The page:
c Sterilise a wire loop by heating to red hot in a roaring blue Bunsen burner flame before and after use. This ensures that contaminating bacterial spores are destroyed.

d The flaming procedure should heat the tip of the loop gradually. This is because after use it will contain culture, which may splutter on rapid heating and possibly release small particles of culture, forming an aerosol.

Aseptic techniques - flaming the loop

i    Position the handle end of the wire in the light blue cone of the flame. This is the coolest area of the flame.

ii   Draw the rest of the wire upwards slowly into the hottest region of the flame – immediately above the blue cone.

iii  Hold there until it is red hot.

iv  Ensure the full length of the wire receives adequate heating.

v   Allow to cool for a few seconds in the air, then use immediately.

vi  Do not put the loop down, or wave it around.

vii Re-sterilise the loop immediately after use.

Method 1 (more horizontal)

i    Place the handle end of the loop in the hot part of the flame, with the loop outside the flame, and allow time for heat to be conducted along the wire to the tip of the loop, pre-warming it.

ii   Draw the wire steadily through the hottest part of the flame so that each part of it glows red hot.

iii  Finally, draw the tip into the flame and let it glow red hot.

Method 2 (more vertical)

i    Position the tip of the loop in the cooler part of the Bunsen burner flame – the blue cone – with the rest of the wire in the hottest part of the flame. This pre-warms the tip of the loop and any liquids on it.

ii   Hold until the wire is red hot.

Using a pipette

Sterile graduated or dropping (Pasteur) pipettes are used to transfer cultures, sterile media and sterile solutions.

a Remove the pipette from its container/ wrapper by the end containing a cotton wool plug, taking care to touch as little of the pipette as you need to take a firm hold.

b Fit the teat. It is sometimes helpful to dip the teat first in sterile liquid to lubricate it.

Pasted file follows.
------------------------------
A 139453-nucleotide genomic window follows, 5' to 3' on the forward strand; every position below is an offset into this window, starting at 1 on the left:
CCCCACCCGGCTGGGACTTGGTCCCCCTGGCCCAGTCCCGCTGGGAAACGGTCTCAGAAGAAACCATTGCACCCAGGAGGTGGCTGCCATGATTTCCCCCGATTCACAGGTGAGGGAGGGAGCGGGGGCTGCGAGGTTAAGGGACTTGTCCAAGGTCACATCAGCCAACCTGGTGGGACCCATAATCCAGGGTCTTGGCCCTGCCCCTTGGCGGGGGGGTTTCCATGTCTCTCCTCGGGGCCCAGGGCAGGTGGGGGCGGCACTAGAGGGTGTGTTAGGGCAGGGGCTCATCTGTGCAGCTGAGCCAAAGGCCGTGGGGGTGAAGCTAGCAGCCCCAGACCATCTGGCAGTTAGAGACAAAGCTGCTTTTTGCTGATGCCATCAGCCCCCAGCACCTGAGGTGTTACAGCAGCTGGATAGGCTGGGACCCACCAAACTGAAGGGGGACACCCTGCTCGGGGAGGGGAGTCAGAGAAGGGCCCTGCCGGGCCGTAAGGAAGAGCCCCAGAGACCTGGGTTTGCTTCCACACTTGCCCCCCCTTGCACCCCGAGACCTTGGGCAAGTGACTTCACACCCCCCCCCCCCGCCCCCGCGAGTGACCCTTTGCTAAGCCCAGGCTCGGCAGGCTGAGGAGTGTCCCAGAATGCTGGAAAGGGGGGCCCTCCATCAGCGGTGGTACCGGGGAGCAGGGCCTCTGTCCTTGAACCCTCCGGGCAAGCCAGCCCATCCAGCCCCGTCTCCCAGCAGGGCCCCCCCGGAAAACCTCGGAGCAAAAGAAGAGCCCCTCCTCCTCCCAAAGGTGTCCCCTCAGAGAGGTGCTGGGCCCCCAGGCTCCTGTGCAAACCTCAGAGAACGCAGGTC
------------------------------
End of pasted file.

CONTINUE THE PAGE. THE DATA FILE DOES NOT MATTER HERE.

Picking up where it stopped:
c Hold the pipette barrel as you would a pen, but do not grasp the teat. This leaves your little finger free to take hold of the cap/ cotton wool plug of a bottle/ test tube and your thumb free to control the teat.

d Depress the teat cautiously and take up an amount of fluid which is adequate for the amount required, but does not reach and wet the cotton wool plug. Squeezing the teat with the pipette tip beneath the liquid surface introduces air bubbles which may cause ‘spitting’ and, consequently, aerosol formation. Avoid this by squeezing the teat before placing the tip into the liquid. Then gently release the pressure until the required amount of liquid is drawn up, and lift the pipette tip out of the liquid.

e Return any excess gently.

f Immediately after use put the contaminated pipette into a nearby discard pot of disinfectant.

g Remove the teat only once the pipette is within the discard pot otherwise drops of culture will contaminate the working surface.

Aseptic techniques - transfer by pipette

Flaming the neck of bottles and test tubes

This ensures that no microorganisms enter the mouth of the vessel to contaminate the culture or the medium. Passing the mouth of the bottle through a flame produces a convection current away from the opening, and helps to prevent contamination. The hot part of the flame is above the inner bright blue ‘cone’ and the vessel needs to be moved through the flame, not held in place.

a Loosen the cap of the bottle so that it can be removed easily.

b Lift the bottle/ test tube with your left hand.

c Remove the cap/ cotton wool plug of the bottle/ test tube with the little finger curled towards the palm of your right hand. (Turn the bottle, not the cap.)

d Do not put down the cap/ cotton wool plug.

e Flame the neck of the bottle/ test tube by passing the neck forwards and back through a hot Bunsen burner flame.

f After carrying out the procedure required, for example, withdrawing culture, replace the cap/ cotton wool plug on the bottle/ test tube using your little finger. Take care! The bottle will be hot. (Turn the bottle, not the cap.)

g If cotton wool plugs have partly lost their shape, they can be more easily guided back into the neck of the vessel by slowly twisting the mouth of the vessel as the plug is pushed down.

Disinfecting surfaces

a For technicians, ethanol disinfection is recommended because of its rapid action (around 5 minutes). Technicians will be more experienced and able to deal with the associated fire hazards of working with ethanol.

b For disinfection by students, 1% Virkon solution is safer and cheaper, but the surface must be left wet for 10 minutes.

Web links
Society for General Microbiology – source of Basic practical microbiology, an excellent manual of laboratory techniques and Practical Microbiology for Secondary Schools, a selection of tried and tested practicals using microorganisms.
MiSAC (Microbiology in Schools Advisory Committee) is supported by the Society for General Microbiology (see above) and their websites include more safety information and a link to ask for advice by email.

(Websites accessed October 2011)